There was an ancient mansion house in this parish that belonged to the Mayne family for many years (they were lords of the manor in 1086). This has long since disappeared, but the groundworks of the ancient manor house still remain and are a goldmine of archaeological finds. There is also a ruined fortified building, Dinton Castle, though this was constructed much later (in 1769) by Sir John Vanhattem. This octagonal folly with two towers is now at risk of being demolished altogether for safety purposes.
Next to the church at Dinton is Dinton Hall; this fine many gabled mansion altered at most periods during its long history, was until the last quarter of the 20th century the seat of the Currie family. Following the Currie's departure it was bought by a Mr. Smith. He carried out a program of restoration, and placed his own coat of arms above the mansion's portals.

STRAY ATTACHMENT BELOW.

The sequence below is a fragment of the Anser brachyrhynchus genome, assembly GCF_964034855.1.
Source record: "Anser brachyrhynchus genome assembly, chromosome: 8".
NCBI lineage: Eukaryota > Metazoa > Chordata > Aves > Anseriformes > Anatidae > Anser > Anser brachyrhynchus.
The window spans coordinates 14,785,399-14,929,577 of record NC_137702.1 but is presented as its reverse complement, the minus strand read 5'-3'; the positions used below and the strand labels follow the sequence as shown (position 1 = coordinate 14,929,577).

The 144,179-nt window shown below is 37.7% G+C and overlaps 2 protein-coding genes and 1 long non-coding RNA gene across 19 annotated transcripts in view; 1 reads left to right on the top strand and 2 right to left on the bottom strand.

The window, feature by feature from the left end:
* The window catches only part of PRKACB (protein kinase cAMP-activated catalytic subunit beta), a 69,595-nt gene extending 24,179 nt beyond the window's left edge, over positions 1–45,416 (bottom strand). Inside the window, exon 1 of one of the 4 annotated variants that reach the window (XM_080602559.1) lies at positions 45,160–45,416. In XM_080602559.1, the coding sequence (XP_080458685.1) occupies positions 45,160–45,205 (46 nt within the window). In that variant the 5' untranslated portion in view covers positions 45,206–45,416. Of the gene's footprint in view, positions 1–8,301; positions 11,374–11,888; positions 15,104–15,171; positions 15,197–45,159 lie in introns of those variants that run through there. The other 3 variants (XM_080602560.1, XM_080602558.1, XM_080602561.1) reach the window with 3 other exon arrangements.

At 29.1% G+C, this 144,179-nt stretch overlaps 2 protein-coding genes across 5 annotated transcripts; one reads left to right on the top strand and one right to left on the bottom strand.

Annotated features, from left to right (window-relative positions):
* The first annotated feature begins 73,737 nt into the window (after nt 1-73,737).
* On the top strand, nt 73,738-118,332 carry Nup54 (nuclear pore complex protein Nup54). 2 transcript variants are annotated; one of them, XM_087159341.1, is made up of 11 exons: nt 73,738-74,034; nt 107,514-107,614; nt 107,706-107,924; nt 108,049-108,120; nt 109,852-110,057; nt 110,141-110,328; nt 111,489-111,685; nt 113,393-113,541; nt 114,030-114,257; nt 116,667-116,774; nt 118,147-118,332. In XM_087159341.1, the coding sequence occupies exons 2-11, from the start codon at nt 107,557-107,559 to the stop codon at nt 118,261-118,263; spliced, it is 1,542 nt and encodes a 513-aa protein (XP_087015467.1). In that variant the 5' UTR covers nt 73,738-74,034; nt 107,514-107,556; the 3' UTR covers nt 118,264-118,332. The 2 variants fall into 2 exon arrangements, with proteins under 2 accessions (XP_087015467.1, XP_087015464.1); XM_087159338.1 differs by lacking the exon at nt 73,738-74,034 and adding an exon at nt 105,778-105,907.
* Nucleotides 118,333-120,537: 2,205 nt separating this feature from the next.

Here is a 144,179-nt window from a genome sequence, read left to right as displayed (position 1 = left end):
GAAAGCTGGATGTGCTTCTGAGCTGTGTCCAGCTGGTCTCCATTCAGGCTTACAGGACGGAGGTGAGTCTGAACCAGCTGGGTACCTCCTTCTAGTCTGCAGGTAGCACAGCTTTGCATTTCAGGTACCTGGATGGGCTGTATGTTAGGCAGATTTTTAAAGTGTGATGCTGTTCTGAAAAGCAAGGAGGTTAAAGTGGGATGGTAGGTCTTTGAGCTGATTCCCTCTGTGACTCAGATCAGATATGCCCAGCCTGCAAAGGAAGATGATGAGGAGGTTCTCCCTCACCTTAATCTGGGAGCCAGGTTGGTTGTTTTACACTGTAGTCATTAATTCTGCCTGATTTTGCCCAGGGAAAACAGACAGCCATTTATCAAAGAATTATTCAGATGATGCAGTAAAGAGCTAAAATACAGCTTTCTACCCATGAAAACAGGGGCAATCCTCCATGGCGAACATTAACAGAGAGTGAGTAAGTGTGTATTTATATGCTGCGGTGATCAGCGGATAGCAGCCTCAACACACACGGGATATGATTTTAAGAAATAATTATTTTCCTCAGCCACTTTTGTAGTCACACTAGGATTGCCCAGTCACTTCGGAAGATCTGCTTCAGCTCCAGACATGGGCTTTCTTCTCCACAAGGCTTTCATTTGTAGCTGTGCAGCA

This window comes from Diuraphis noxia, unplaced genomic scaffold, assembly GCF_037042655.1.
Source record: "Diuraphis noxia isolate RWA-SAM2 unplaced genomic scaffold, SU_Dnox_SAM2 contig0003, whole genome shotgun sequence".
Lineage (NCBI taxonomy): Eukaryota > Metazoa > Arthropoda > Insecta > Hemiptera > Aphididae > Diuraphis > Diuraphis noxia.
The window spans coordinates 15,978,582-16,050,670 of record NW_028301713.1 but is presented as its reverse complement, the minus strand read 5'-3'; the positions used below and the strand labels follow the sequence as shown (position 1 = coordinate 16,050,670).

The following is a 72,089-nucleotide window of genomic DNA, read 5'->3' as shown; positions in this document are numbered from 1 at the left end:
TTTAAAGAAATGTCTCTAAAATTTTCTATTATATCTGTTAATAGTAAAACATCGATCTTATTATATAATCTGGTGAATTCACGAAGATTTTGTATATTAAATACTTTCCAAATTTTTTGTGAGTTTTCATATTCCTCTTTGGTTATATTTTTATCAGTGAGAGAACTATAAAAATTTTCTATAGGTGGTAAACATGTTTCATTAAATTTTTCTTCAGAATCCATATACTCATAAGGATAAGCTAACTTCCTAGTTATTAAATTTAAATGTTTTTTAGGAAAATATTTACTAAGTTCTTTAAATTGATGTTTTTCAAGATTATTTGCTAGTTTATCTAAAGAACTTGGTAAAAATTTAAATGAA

A notable resident of Dinton in the 17th century was John Bigg, the Dinton Hermit, who lived in a cave in the village. He was reputed to have been involved in the execution of King Charles I on January 30 1649. As one of the regicides Simon Mayne lived at Dinton, and was after his death in imprisonment buried at Dinton in 1661, it is not beyond the realms of possibility that the executioner would have been given sanctuary and anonymity on one of the regicide's estates.
There was also anciently a hamlet called Moreton in this parish, though today only the groundworks and ponds remain.
Cuddington and Dinton Church of England School is a mixed Church of England primary school. It is a voluntary aided school that has been formed from the merger of Cuddington and Dinton schools. It takes children from the age of four through to the age of eleven.The school now has just over one hundred pupils.